The Big Picture

Like the scene on the battlefront in a war, there is much smoke, flying debris, destruction and conflict, but the scene is a battle for the ethos of the United States. Mariner decided to get above the commotion by sitting on one of 8,000 satellites in low Earth orbit and looking down at the fray.

Battles for ethos occur, on average, every 41 years. Unfortunately, every change in ethos included a military war.[1] The nation has begun another battle for ethos, launched by the election of Donald Trump.

Ethos is a word that describes the innate spirit and purpose of an institution; in this case the institution is the United States. Ethos is an attitude carried by every citizen without conscious awareness yet it shapes the self-perception of what every citizen believes is a national role in society, morality and among other nations.

The political energy required to shift a national ethos is immense. It takes time, economic transition, generational adaptation, international acceptance and a period of stability. Even so, there are citizens who continue to oppose change for many reasons, e.g., racism and, currently, Reaganomics. In each transition of ethos there are always progressives and conservatives but a third issue is necessary – usually requiring cultural adaptation. Today, it is the global pressure on the role of a nation where technology ignores boundaries and global warming threatens global economics.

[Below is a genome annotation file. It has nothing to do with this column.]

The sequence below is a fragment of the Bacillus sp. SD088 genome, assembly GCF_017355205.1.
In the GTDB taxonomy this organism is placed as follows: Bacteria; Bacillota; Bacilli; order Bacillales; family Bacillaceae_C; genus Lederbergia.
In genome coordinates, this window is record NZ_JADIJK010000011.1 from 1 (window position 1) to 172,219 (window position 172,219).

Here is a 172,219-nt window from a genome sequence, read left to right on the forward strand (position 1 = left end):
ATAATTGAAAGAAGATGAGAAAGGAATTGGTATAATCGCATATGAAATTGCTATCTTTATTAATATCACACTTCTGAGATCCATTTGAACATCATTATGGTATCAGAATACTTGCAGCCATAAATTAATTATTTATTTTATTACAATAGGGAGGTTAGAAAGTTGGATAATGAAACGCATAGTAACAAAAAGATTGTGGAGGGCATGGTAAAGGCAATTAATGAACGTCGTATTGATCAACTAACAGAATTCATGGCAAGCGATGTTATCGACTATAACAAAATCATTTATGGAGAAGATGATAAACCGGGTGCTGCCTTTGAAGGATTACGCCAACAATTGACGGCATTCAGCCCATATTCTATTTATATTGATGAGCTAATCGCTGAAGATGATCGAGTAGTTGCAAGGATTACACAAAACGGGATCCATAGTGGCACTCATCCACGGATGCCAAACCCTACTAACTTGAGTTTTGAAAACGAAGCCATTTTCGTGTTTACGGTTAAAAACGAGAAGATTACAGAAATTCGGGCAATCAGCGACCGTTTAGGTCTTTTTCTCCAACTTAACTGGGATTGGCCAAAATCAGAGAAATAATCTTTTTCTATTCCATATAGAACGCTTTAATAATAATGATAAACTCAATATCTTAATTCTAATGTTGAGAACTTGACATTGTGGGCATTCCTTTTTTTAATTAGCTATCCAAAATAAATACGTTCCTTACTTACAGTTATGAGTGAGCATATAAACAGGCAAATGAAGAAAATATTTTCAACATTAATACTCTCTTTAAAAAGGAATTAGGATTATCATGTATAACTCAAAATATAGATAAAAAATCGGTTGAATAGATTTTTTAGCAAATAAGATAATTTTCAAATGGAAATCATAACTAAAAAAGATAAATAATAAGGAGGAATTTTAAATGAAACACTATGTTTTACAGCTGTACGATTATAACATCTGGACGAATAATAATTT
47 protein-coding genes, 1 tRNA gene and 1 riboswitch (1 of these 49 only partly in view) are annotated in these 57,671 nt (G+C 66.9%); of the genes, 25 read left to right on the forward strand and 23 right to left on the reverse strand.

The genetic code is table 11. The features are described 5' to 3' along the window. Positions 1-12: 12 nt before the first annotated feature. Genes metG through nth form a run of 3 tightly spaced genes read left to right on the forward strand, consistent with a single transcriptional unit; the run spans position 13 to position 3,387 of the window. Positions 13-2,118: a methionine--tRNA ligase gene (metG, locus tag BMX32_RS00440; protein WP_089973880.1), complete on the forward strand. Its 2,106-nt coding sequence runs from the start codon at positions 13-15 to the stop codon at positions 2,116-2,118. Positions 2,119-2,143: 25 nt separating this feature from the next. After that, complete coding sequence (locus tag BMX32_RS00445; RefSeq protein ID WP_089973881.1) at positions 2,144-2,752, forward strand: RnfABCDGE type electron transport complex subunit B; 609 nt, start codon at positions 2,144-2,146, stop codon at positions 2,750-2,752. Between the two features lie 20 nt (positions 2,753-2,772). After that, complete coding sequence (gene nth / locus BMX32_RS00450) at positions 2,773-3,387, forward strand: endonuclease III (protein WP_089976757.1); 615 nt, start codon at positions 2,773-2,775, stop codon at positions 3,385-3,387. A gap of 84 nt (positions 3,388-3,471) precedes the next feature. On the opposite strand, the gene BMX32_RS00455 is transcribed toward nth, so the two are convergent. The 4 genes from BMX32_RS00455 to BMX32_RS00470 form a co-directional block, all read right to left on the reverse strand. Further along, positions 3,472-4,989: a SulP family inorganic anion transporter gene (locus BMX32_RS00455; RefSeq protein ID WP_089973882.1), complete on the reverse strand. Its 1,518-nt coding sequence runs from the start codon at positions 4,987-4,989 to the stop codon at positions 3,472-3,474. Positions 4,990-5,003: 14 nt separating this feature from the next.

When will military war occur? It seems there is a point where the old ways want no more change and like the way things are whereas new behaviors, economic opportunity and moral stress want to move on.

Will war emerge in Taiwan and the Pacific Rim?

Will extended war erupt in Europe versus Russia?

Is it possible that war could erupt in the U.S. between populated states and Dixie all over again – a war fought in the Constitution?

Could it be an economic war between plutocracy and democracy?

Sitting on this satellite, mariner perceives one thing: It is far from over.

Ancient Mariner


Independence 1812, the third issue was becoming an independent nation.

Civil 1861, the third issue was recognizing civil rights for African Americans, but the war actually was over the complete dismantling of the Dixie economy.

WW1 1914, the third issue was a shift in the role of nations; nations had international responsibilities not constricted by oceans or continents; economies adapted to international trade that was not colonialism.

Vietnam 1975, the third issue is frequently called the ‘useless’ war; it seemed useless in that the liberal era of American politics was rapidly disappearing. By 1980 President Reagan launched a conservative economy that has lasted until current times. Now, forty years later, Trump and the invasion of the capital suggests the economy may shift.

2016, a war has yet to erupt but likely will. At no time in American history has the nation faced so many change factors affecting the nation’s ethos.

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